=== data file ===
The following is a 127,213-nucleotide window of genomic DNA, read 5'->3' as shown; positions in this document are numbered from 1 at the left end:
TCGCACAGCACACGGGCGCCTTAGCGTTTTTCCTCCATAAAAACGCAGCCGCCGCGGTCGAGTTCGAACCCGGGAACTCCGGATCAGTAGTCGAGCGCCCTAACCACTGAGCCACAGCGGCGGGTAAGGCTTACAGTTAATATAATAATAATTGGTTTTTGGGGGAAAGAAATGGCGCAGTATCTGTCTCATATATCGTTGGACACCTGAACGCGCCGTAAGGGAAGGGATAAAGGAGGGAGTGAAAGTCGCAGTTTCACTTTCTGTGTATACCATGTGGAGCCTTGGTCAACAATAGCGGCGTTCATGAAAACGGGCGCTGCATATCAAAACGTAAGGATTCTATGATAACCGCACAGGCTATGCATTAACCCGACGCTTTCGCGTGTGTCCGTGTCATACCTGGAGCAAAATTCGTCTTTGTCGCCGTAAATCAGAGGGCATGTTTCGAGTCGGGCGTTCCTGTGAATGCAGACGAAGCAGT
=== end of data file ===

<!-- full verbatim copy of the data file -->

The following is a 127,213-nucleotide window of genomic DNA, read 5'->3' as shown; positions in this document are numbered from 1 at the left end:
TCGCACAGCACACGGGCGCCTTAGCGTTTTTCCTCCATAAAAACGCAGCCGCCGCGGTCGAGTTCGAACCCGGGAACTCCGGATCAGTAGTCGAGCGCCCTAACCACTGAGCCACAGCGGCGGGTAAGGCTTACAGTTAATATAATAATAATTGGTTTTTGGGGGAAAGAAATGGCGCAGTATCTGTCTCATATATCGTTGGACACCTGAACGCGCCGTAAGGGAAGGGATAAAGGAGGGAGTGAAAGTCGCAGTTTCACTTTCTGTGTATACCATGTGGAGCCTTGGTCAACAATAGCGGCGTTCATGAAAACGGGCGCTGCATATCAAAACGTAAGGATTCTATGATAACCGCACAGGCTATGCATTAACCCGACGCTTTCGCGTGTGTCCGTGTCATACCTGGAGCAAAATTCGTCTTTGTCGCCGTAAATCAGAGGGCATGTTTCGAGTCGGGCGTTCCTGTGAATGCAGACGAAGCAGT